i fear our government's legalization of private medical insurances like 'AIG' would destroy our current public health system. some progressive doctors worry that large hospitals connected with private companies will not accept public insurance but accept its own company's private insurance only.

public service is for ordinary people. the rich have much time to exercise, but many ordinary people don't have. rich men eats nutritious foods and drink purified water, but ordinary people eat processed food with much chemicals and drink tap water. and the rich take medical checks often, but the ordinary people checks after they are sick.

when private insurance overrun the public one, only ordinary people will sign on the cheap insurances. they sick often and the insurance companies cannot pay that much money. eventually, companies will remove cheap insurances. public insurance gets money from the rich and support the poor. but private insurance can't.

did you see michael moore's movie 'sicko'? i heard that it exposes problems of private health insuarance in america. it is going to be shown korea from 3 april. i will watch the movie. i hope you watch too, if you didn't yet.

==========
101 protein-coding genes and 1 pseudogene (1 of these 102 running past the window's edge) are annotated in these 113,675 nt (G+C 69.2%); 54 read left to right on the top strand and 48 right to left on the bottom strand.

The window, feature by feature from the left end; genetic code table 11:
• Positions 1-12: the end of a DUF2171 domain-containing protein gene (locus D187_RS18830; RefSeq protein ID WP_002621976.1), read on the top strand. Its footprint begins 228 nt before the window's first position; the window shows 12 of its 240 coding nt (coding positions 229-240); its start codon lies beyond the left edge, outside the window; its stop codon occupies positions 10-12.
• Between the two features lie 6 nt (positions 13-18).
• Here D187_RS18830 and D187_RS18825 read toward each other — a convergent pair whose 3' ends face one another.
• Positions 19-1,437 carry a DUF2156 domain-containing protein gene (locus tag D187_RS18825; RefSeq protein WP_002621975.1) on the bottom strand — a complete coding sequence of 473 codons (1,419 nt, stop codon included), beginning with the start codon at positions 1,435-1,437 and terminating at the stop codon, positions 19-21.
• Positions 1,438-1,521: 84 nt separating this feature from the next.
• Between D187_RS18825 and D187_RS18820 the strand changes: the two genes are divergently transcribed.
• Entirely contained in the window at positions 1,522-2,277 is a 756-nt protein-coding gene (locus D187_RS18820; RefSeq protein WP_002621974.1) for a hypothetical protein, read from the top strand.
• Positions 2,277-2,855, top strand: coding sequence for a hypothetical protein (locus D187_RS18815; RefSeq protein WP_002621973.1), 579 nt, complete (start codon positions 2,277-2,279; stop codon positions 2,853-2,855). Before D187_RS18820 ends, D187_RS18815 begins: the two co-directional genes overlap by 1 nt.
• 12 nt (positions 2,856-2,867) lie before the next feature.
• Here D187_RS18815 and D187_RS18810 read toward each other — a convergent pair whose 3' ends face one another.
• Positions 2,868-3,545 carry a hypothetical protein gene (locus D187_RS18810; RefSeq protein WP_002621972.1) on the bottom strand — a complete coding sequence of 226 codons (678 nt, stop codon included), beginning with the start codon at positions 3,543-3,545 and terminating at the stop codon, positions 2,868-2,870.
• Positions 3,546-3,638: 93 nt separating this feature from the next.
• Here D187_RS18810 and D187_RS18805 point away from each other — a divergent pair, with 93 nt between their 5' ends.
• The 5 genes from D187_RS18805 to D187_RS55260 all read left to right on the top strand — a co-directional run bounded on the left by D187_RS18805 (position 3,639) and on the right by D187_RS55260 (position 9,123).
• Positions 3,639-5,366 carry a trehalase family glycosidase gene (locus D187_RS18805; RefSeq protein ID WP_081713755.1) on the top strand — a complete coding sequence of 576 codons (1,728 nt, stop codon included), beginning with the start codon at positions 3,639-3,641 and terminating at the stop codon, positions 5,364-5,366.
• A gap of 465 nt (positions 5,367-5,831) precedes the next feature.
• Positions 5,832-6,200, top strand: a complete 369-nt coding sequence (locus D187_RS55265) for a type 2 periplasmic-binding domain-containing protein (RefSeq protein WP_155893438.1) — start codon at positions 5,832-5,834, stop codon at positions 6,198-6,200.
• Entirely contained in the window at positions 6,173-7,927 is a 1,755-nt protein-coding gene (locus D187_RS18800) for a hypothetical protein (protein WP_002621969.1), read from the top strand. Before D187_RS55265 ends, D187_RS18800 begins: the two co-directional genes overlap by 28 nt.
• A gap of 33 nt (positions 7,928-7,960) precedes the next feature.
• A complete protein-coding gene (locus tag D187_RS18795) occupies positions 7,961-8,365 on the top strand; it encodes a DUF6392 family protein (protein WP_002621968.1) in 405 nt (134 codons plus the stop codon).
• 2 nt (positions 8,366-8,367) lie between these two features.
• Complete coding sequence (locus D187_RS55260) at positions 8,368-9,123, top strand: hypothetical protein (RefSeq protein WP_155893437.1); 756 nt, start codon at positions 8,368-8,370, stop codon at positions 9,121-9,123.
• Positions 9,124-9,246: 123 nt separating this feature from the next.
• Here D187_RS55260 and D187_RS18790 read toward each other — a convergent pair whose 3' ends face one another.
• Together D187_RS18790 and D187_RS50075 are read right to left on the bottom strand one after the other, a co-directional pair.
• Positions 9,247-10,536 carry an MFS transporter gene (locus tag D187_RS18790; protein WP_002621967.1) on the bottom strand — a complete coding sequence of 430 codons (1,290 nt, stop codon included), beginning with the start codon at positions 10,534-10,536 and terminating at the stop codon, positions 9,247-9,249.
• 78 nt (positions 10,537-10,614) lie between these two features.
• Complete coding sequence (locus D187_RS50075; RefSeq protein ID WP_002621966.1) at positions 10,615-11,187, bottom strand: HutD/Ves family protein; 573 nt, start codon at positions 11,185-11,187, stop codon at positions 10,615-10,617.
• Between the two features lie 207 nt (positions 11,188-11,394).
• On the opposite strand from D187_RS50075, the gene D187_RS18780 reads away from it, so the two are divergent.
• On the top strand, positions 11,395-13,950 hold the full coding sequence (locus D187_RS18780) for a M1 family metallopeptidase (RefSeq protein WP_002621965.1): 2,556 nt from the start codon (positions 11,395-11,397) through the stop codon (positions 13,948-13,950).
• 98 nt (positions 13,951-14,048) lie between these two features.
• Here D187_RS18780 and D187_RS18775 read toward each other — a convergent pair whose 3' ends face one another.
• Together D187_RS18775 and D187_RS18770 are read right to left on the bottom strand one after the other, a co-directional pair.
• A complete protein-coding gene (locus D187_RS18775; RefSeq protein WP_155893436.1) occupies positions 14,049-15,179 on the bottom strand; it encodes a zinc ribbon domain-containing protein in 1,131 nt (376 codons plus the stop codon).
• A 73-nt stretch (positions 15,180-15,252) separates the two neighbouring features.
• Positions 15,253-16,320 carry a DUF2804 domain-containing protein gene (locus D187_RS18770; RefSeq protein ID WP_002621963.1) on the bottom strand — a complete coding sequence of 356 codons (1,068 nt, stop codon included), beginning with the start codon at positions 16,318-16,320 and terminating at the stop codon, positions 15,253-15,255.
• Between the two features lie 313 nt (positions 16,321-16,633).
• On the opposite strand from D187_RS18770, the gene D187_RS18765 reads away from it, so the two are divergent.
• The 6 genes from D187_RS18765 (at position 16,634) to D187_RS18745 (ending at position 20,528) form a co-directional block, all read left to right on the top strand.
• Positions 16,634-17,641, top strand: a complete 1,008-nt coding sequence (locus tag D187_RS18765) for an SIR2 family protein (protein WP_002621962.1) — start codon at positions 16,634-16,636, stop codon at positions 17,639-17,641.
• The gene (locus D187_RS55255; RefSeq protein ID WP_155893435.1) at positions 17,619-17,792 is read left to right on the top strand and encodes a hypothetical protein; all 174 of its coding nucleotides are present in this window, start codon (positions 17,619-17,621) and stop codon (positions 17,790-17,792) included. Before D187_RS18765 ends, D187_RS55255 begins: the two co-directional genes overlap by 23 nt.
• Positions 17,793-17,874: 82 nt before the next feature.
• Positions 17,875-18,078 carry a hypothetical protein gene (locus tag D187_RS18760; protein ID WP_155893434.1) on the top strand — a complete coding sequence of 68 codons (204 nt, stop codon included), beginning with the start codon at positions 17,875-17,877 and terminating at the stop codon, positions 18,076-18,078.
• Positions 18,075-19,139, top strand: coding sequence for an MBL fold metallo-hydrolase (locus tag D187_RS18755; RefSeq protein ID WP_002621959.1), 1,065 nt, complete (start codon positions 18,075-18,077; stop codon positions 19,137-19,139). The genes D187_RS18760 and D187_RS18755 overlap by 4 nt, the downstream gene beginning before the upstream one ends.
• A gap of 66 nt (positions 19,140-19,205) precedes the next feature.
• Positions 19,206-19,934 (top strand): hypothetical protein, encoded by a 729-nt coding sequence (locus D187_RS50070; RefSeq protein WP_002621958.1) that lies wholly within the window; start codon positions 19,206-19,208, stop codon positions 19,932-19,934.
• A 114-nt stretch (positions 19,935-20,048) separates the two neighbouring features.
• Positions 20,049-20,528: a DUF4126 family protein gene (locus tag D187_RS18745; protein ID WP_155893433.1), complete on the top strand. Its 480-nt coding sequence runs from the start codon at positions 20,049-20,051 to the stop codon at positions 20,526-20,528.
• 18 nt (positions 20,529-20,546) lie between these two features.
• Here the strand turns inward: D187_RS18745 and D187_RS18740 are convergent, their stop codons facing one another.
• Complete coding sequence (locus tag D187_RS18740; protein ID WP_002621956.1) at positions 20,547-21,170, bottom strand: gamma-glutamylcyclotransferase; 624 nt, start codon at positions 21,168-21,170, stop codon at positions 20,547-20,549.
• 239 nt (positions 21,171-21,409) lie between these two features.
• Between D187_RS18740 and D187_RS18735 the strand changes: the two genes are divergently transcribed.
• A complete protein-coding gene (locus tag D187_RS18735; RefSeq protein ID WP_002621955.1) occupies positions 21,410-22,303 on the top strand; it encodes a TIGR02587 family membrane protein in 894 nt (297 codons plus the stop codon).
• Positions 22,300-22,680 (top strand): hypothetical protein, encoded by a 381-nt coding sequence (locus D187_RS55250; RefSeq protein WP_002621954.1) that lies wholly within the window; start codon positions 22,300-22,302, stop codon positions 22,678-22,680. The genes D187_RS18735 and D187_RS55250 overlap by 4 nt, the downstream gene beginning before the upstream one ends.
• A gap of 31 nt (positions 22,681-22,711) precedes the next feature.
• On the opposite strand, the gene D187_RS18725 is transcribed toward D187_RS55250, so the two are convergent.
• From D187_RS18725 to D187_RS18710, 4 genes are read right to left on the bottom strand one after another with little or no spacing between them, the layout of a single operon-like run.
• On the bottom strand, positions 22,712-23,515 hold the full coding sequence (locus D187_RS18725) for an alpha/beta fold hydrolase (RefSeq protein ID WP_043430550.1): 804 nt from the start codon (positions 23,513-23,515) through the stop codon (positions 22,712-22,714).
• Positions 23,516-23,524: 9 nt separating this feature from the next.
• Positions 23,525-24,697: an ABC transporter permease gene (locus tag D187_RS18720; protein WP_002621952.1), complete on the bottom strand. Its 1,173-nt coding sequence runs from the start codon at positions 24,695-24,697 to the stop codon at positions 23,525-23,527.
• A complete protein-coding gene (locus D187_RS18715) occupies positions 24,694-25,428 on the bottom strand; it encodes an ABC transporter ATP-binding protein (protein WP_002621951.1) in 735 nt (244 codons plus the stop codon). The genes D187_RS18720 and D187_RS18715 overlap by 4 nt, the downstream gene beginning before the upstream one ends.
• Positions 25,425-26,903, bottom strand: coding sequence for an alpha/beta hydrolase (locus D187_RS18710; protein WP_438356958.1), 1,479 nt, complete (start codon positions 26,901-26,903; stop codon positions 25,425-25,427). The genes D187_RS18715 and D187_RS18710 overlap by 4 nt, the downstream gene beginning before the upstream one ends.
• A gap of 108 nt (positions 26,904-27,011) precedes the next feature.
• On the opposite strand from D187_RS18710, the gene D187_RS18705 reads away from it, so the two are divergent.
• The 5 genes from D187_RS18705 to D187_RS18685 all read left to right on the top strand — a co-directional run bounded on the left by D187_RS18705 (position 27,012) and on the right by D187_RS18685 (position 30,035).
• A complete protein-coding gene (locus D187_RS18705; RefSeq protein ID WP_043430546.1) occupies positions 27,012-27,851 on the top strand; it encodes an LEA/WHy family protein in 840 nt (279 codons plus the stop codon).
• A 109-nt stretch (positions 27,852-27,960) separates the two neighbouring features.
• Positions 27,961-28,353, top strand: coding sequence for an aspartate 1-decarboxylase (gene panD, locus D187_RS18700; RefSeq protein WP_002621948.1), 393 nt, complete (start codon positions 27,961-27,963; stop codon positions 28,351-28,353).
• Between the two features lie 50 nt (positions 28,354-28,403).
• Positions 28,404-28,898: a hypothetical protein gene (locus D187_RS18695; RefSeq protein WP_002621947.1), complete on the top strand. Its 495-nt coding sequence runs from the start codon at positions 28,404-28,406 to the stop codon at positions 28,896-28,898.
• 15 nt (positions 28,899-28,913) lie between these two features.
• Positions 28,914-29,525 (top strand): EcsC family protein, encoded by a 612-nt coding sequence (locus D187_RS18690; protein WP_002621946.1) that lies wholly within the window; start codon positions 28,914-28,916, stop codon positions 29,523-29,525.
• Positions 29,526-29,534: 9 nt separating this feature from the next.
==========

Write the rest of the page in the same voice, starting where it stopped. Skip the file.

you can check it here:

At 2:35 AM, Anonymous bakyeono said...

you know, "laughter ISN'T the best medicine."

... it's the ONLY medicine.

At 5:56 AM, Blogger Korean Ryan said...

Yes, I taught in a hagwon for about a year when I first came to Korea. It was a good experience, but I much prefer teaching at PNU.

Korea's health care may not be perfect, but it's very good compared to the US. As you mentioned, the US system is very expensive and not very good. I've seen Sicko, but I already knew about the problems with the system long before watching that movie.

I know there are problems with the Korean system too. As you said, the biggest problem is with serious illnesses.